A pedophile-catching AI machine-learns its way to sentience in writer/director Franklin Ritch’s The Artifice Girl. But as compelling a premise as that may be, rife with grounded ethical issues more Black Mirror than Blade Runner, it values understated style over functional software. A small cadre of performers and a play-like production—split into three contained acts that leap decades and single-location settings—keep the indie charmingly subdued, but the movie is so literal when drawing attention to its own underdeveloped themes that it boldly challenges you to be ignorant of the genre’s most basic philosophical bullet points.
This first dipped toe into the world of conscious machines moves the hefty ideas associated with rapidly advancing technology away from the flashy pessimism of film noir and into the relatable self-consciousness of mumblecore. But in shifting subgenres, Ritch’s tell-not-show approach puts all its weight on its script—by far The Artifice Girl’s weakest element. When I critique telling and not showing, I still mean in the traditional sense. Seeing a Voight-Kampff test’s strain on a replicant is far more fun and effective than voiceover explaining the concept. But I also mean the more modern way afflicting some genre films. The way that fills the air with interminable speeches about trauma, gaslighting, racism, free will and all the other tough thematic brambles that—when not paid such crass vocal attention—could otherwise stick to our clothing when we walk out of the theater. But without any confidence in us, movies like The Artifice Girl just describe what it’s like to think about big issues, rather than inspiring us to think about them ourselves. We leave the theater with nothing but the ringing ears of being talked at for an hour and a half.
Of course, the whole 93 minutes aren’t like that. When programmer Garreth (Ritch) is initially locked in an interrogation room with Agents Deena (Sinda Nichols) and Amos (David Girard), the densely blocked and cross-talking performers buzz with electricity as we choke on the claustrophobia. Is Garreth truly trying to stop predators, or are his motives more murky? And what of his background in VFX, cheekily noting the digital necromancy he’s performed in the latest Star Wars? The strong opening act reflects its premise: Familiar, yet specific enough to ensnare us; just the right combination of genre elements and potboiled procedure. It’s also the section of the film that relies mainly on its older cast. Cherry (Tatum Matthews), Garreth’s AI, doesn’t yet have much to do. She appears on screen, a bemused little blonde girl with blue eyes, as a novel piece of visual storytelling. We analyze her face and speech, looking for falseness or truth. Telltale signs of humanity or machinery. She gets to be a piece of the plot rather than the film’s emotional and ideological center.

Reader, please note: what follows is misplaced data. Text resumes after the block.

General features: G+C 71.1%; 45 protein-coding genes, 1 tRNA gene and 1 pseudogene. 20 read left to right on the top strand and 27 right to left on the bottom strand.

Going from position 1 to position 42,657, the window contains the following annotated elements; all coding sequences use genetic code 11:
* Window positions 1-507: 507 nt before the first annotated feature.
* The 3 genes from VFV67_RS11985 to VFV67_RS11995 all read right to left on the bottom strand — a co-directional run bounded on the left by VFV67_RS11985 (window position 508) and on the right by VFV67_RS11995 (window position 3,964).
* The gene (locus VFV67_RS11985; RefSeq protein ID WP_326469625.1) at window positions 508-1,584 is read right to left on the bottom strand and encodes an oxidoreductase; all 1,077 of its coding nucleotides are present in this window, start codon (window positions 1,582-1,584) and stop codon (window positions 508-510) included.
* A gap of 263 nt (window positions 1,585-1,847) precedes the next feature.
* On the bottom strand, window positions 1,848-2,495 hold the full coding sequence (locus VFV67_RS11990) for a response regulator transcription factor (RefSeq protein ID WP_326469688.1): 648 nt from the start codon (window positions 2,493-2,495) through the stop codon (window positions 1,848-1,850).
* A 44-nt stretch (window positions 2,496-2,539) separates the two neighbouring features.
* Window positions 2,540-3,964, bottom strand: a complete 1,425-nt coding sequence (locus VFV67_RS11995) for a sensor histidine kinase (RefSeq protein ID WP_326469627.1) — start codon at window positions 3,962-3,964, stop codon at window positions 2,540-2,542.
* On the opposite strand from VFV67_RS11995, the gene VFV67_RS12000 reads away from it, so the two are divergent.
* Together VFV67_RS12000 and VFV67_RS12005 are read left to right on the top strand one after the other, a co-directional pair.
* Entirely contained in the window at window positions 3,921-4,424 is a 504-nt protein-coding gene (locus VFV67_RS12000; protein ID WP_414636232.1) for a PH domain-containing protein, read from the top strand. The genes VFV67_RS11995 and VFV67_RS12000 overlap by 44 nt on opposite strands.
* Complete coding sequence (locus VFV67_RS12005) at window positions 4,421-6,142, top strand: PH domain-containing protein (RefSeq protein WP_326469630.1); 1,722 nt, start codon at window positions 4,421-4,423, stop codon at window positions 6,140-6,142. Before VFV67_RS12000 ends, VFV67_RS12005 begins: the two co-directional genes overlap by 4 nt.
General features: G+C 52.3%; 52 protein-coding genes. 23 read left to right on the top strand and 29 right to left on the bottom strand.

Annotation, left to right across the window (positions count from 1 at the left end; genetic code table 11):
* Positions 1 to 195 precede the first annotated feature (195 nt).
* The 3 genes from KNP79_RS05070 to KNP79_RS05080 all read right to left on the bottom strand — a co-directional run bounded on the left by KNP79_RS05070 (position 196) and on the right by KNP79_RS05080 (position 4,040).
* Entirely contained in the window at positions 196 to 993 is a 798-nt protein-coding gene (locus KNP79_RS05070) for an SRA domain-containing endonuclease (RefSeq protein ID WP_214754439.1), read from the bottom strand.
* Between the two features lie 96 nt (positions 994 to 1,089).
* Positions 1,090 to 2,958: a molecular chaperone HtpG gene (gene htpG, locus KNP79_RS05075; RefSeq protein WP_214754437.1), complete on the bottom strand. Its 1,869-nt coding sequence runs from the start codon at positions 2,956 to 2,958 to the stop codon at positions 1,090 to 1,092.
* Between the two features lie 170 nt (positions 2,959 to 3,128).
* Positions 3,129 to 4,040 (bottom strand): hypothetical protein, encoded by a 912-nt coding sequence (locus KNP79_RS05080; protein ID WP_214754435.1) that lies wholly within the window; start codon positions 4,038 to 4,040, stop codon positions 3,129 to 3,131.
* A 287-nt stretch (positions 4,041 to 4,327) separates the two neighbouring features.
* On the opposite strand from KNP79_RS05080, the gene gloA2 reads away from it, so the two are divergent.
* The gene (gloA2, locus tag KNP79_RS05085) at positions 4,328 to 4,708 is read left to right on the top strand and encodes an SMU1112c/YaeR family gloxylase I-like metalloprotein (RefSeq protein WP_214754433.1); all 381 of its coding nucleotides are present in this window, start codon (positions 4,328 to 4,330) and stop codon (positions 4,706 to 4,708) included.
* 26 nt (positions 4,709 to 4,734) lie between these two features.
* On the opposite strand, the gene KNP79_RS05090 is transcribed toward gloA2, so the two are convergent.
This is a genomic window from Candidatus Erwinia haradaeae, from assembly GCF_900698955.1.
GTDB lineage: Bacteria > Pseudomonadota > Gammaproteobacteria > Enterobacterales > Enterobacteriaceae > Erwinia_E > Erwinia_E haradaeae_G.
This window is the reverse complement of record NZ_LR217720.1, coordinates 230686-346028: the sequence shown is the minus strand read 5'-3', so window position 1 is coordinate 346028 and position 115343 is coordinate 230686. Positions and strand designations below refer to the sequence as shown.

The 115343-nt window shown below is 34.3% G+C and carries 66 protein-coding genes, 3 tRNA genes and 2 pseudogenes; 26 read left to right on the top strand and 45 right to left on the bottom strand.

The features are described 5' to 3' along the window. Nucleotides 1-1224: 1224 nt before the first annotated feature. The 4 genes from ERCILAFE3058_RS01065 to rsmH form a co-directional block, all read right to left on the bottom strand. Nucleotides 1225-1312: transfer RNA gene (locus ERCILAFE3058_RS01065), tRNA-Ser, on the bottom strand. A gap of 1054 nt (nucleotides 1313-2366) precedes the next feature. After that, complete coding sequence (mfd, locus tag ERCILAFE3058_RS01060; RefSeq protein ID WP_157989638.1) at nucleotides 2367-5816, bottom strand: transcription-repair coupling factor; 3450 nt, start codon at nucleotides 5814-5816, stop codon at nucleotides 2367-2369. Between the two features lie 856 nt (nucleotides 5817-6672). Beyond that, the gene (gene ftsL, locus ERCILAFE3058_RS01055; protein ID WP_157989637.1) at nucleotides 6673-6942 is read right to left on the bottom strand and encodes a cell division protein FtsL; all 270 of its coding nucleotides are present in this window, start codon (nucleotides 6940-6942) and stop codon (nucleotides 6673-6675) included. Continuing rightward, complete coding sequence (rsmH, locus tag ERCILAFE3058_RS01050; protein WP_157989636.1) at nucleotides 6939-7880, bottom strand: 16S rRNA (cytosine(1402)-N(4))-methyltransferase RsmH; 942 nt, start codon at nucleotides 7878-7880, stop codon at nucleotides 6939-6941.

But as Ritch’s film advances by leaps and bounds in its second and third segments, more and more is put on Cherry’s sentience and Matthews’ performance. The older actors have the dual luxuries of experience and playing human beings—Ritch isn’t asking them to add affectations to his clunky script. But Matthews needs to be convincing yet uncanny. She needs to tease artificiality, then convey near-seamless super-humanity as the full extent of her abilities become apparent. Instead, she sounds rushed and without nuance. You can hear the script in her words. This comes to a head when opposite Lance Henriksen (playing an old Garreth) in the terrible final act. Ritch has her desperately screech on-the-nose monologues, while Henriksen’s seasoned gravitas makes it all seem even more cartoonish. It’s low-res Westworld, with its big creator-creation confrontation turned up to max volume.
The grating dissonance between The Artifice Girl’s aesthetic and theme, personified most obviously and ironically by the film’s non-human character, shows where the filmmakers allowed the practical limitations of budget, time and technology to shape their art rather than where they overcame it with scrappy innovation. Visual symbols are sparse (a chess set is the most obvious in every sense) while Cherry’s transition from screen-based VTuber to tangible android is creatively squandered. Why let her into this great big three-dimensional world of ours if you’re still going to mostly sit there shooting stagnant shot/reverse shots? And even then, the talky, anxious doubt of its characters—which sometimes pleasantly allows subgenre to enhance subject—is overrun by a need to explain.
So much indie sci-fi succeeds by suffusing its speculation with ambiguity. The abstract danger of Under the Skin. The unknowable realism of The Endless. The Artifice Girl’s economical use of locations, cast and camera set-ups gives it an underdog look, but its devotion to voicing every possible point of post-viewing conversation puts it more in line with the most watered-down of genre blockbusters. Its questions of cruelty—of our evolving relationship to machines and what that will in turn do to our laws and relationships with each other—-aren’t unwarranted, they’re just so direct that it can feel less like drama and more like PowerPoint. The Artifice Girl shows promise from writer/director/star Ritch in his ability to take a sharp sci-fi idea to the finish line, but it needs far more imagination to pull off its artifice.
Director: Franklin Ritch
Writer: Franklin Ritch
Starring: David Girard, Lance Henriksen, Tatum Matthews, Sinda Nichols, Franklin Ritch
Release Date: July 23, 2022 (Fantasia Film Festival)
Jacob Oller is Movies Editor at Paste Magazine. You can follow him on Twitter at @jacoboller.
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